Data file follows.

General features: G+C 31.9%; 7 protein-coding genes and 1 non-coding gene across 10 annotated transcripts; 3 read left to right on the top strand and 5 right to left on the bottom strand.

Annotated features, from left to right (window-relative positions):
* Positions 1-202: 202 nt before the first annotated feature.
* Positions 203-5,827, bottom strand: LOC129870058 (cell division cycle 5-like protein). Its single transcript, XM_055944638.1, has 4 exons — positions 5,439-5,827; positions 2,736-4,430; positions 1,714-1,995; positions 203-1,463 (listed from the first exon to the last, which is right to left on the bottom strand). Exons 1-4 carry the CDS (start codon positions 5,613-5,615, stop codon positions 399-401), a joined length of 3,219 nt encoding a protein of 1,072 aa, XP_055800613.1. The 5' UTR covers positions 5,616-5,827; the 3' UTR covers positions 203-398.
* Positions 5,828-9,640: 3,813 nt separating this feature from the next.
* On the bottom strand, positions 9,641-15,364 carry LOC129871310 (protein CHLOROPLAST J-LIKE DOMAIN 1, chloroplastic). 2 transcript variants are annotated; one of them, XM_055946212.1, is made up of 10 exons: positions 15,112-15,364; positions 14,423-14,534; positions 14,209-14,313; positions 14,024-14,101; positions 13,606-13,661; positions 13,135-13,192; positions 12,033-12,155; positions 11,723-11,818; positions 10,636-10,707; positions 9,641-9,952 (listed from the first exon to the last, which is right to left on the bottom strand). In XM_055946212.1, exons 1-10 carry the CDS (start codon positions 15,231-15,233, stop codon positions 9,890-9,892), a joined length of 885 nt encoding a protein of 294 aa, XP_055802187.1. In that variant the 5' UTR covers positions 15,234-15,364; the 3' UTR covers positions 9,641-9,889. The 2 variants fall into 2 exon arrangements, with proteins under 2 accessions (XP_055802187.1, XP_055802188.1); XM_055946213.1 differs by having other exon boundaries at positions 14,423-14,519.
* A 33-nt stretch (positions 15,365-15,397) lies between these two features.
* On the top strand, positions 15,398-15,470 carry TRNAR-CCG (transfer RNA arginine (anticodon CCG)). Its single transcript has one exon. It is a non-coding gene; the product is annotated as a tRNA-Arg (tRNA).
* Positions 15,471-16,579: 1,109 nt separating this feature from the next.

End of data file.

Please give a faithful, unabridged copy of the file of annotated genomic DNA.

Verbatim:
General features: G+C 31.9%; 7 protein-coding genes and 1 non-coding gene across 10 annotated transcripts; 3 read left to right on the top strand and 5 right to left on the bottom strand.

Annotated features, from left to right (window-relative positions):
* Positions 1-202: 202 nt before the first annotated feature.
* Positions 203-5,827, bottom strand: LOC129870058 (cell division cycle 5-like protein). Its single transcript, XM_055944638.1, has 4 exons — positions 5,439-5,827; positions 2,736-4,430; positions 1,714-1,995; positions 203-1,463 (listed from the first exon to the last, which is right to left on the bottom strand). Exons 1-4 carry the CDS (start codon positions 5,613-5,615, stop codon positions 399-401), a joined length of 3,219 nt encoding a protein of 1,072 aa, XP_055800613.1. The 5' UTR covers positions 5,616-5,827; the 3' UTR covers positions 203-398.
* Positions 5,828-9,640: 3,813 nt separating this feature from the next.
* On the bottom strand, positions 9,641-15,364 carry LOC129871310 (protein CHLOROPLAST J-LIKE DOMAIN 1, chloroplastic). 2 transcript variants are annotated; one of them, XM_055946212.1, is made up of 10 exons: positions 15,112-15,364; positions 14,423-14,534; positions 14,209-14,313; positions 14,024-14,101; positions 13,606-13,661; positions 13,135-13,192; positions 12,033-12,155; positions 11,723-11,818; positions 10,636-10,707; positions 9,641-9,952 (listed from the first exon to the last, which is right to left on the bottom strand). In XM_055946212.1, exons 1-10 carry the CDS (start codon positions 15,231-15,233, stop codon positions 9,890-9,892), a joined length of 885 nt encoding a protein of 294 aa, XP_055802187.1. In that variant the 5' UTR covers positions 15,234-15,364; the 3' UTR covers positions 9,641-9,889. The 2 variants fall into 2 exon arrangements, with proteins under 2 accessions (XP_055802187.1, XP_055802188.1); XM_055946213.1 differs by having other exon boundaries at positions 14,423-14,519.
* A 33-nt stretch (positions 15,365-15,397) lies between these two features.
* On the top strand, positions 15,398-15,470 carry TRNAR-CCG (transfer RNA arginine (anticodon CCG)). Its single transcript has one exon. It is a non-coding gene; the product is annotated as a tRNA-Arg (tRNA).
* Positions 15,471-16,579: 1,109 nt separating this feature from the next.